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Look Mom, less risk.

Look Mom, less risk

Some babies are "at-risk.' They have poor reflexes, orient slowly to visual, auditory and tactile stimuli and withdraw when separated from their mothers for a short time. These individuals, who have problems adapting to new situations throughout their lives, also possess elevated heart rates and a surfeit of cortisol, a stress-related hormone.

The babies in question are rhesus monkeys, and it appears that a highly nurturing, attentive mother can bring them out of their shells and encourage normal exploration and play behavior.' "It seems that the behavior of at-risk animals can be modified over the first year of life by a highly nurturant mother,' said psychologist Stephen J. Suomi at a National Institute of Mental Health conference last week. The findings are preliminary, he cautions, but an extensive study is in the works.

Suomi, who directs the rhesus research at a federal facility in Poolesville, Md. (SN: 6/16/84, p. 375), reports that six monkey infants have been followed through their first year. Three were at high risk for later adaptation problems and three were tagged as low-risk babies. Each was placed with either a nurturing mother or a less attentive, more punitive mother. At 6 months of age, a high-risk monkey being raised by a nurturing mother displayed virtually normal exploratory and play behavior, points out Suomi. When the 6-month-old animal was separated from the monther for several four-day periods, it quickly withdrew and showed marked increases in cortisol. The infant returned to normal two months after being reunited with the mother.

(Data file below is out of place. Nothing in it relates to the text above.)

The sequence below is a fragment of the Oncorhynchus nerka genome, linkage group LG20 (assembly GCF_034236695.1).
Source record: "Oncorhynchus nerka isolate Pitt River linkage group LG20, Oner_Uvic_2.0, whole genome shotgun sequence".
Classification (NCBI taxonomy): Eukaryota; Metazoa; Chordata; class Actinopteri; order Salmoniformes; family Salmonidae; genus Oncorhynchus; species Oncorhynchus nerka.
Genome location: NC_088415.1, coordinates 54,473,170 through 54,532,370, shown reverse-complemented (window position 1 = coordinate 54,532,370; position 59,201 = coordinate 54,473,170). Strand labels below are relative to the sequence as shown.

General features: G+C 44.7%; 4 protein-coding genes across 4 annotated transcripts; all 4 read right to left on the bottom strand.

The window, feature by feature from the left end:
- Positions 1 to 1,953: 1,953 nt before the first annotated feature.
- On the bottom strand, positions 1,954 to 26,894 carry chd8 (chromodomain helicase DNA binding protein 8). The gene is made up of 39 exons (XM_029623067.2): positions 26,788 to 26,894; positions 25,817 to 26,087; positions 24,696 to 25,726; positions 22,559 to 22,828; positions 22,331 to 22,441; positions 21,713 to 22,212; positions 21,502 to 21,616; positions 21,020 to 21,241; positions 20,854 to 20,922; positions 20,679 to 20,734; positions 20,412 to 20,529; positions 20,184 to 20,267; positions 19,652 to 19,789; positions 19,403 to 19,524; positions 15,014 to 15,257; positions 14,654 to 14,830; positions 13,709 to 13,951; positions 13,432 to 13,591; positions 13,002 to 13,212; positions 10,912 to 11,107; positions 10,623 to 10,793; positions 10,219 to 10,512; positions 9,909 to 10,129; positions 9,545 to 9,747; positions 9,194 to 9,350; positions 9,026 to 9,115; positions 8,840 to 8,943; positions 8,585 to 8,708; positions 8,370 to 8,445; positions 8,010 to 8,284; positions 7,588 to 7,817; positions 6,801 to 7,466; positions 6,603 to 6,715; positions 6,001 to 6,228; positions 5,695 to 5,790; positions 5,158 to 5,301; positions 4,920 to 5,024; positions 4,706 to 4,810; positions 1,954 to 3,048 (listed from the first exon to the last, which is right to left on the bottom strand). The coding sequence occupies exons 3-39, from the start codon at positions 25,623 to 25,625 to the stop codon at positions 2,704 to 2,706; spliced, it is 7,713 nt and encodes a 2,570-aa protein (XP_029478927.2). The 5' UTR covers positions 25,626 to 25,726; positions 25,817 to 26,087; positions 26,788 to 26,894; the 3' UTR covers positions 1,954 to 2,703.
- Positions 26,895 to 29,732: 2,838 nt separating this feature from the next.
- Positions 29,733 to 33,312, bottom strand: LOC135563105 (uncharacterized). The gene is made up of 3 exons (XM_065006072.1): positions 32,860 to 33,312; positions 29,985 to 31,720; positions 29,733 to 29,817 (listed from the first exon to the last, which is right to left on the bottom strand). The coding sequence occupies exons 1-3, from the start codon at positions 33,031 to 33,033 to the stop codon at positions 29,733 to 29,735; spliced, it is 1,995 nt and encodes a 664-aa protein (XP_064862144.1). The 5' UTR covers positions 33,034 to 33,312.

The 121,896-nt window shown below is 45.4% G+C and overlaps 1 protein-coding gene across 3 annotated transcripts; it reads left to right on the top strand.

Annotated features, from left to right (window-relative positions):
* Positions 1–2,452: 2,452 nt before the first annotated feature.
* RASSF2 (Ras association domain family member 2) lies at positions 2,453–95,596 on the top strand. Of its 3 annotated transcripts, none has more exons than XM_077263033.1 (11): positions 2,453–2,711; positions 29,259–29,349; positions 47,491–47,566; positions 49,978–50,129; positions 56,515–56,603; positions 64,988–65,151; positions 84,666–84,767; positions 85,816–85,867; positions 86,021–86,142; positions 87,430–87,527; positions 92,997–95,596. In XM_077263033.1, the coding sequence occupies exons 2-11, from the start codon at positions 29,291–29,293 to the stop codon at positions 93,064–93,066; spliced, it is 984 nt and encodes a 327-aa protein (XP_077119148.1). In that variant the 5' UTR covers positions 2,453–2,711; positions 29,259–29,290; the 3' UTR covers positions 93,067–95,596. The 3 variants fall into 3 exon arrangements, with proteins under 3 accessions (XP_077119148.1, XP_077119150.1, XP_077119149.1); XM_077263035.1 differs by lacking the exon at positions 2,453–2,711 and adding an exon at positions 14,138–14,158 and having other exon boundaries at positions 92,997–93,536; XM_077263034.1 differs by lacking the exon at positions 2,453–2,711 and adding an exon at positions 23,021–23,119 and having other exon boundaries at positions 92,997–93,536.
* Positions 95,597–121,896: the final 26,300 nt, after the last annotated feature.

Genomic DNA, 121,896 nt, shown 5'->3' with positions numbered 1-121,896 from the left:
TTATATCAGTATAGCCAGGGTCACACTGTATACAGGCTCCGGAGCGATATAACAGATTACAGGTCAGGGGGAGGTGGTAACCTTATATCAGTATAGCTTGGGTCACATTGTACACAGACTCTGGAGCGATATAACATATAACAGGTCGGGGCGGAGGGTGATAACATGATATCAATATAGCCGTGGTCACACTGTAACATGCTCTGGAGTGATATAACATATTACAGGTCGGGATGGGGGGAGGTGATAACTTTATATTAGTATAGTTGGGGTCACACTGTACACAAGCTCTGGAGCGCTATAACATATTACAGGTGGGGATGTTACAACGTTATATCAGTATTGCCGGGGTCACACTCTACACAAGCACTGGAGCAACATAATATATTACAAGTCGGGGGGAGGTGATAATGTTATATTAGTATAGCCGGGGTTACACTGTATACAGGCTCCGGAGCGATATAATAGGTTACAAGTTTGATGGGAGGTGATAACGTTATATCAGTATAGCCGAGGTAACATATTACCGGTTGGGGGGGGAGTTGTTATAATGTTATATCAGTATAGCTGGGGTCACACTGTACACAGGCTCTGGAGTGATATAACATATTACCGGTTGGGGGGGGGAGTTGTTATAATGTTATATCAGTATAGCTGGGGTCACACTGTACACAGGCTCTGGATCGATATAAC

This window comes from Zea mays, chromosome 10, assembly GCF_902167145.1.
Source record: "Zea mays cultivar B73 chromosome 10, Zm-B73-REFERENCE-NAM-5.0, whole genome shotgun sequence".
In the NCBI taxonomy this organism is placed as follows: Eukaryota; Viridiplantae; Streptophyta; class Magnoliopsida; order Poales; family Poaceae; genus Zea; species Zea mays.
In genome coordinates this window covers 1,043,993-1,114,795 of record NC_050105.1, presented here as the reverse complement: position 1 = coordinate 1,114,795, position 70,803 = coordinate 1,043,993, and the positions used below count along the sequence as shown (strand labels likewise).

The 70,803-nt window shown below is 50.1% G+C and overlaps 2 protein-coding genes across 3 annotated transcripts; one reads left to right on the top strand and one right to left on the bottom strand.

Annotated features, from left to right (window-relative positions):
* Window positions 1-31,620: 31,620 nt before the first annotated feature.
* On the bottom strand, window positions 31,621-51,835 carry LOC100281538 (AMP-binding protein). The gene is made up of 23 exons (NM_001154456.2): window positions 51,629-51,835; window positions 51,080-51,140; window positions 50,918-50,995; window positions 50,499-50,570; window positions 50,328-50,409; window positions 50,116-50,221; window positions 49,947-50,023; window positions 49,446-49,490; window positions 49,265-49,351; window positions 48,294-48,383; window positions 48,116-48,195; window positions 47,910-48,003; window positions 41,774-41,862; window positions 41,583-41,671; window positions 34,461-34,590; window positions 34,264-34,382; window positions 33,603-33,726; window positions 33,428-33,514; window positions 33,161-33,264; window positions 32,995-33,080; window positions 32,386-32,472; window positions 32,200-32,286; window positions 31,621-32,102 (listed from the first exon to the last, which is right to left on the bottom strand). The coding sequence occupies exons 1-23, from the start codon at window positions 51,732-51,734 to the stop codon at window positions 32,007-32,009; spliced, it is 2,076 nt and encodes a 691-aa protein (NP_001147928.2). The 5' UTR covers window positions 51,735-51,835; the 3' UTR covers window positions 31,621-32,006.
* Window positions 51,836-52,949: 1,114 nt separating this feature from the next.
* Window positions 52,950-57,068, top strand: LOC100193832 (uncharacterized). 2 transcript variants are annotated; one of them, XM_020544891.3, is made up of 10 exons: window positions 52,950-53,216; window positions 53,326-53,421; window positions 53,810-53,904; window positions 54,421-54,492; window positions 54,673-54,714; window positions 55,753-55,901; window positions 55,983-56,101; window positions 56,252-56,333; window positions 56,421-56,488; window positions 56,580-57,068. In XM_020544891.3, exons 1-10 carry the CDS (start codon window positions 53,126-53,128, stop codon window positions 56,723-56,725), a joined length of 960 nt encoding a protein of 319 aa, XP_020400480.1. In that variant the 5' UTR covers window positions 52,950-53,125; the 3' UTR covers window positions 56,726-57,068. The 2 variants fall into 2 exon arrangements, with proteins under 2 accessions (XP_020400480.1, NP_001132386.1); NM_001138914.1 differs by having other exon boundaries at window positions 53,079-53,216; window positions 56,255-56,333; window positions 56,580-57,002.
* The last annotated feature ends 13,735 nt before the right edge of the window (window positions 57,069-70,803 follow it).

When introduced into a peer group at 10 months of age, the same at-risk monkey was withdrawn and kept to itself. But again, after about two months it interacted normally, says Suomi.

Data concerning the other five infants are still being analyzed, he adds. It may be difficult, however, to study high-risk infants raised by a more punitive mother. "Within the first week of life, these mothers seem to know which infants are at-risk,' explains Suomi. "They won't adopt [at-risk babies] or have much to do with them.'
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Title Annotation:at-risk monkey infants thrive with nurturing mothers
Publication:Science News
Date:Apr 20, 1985
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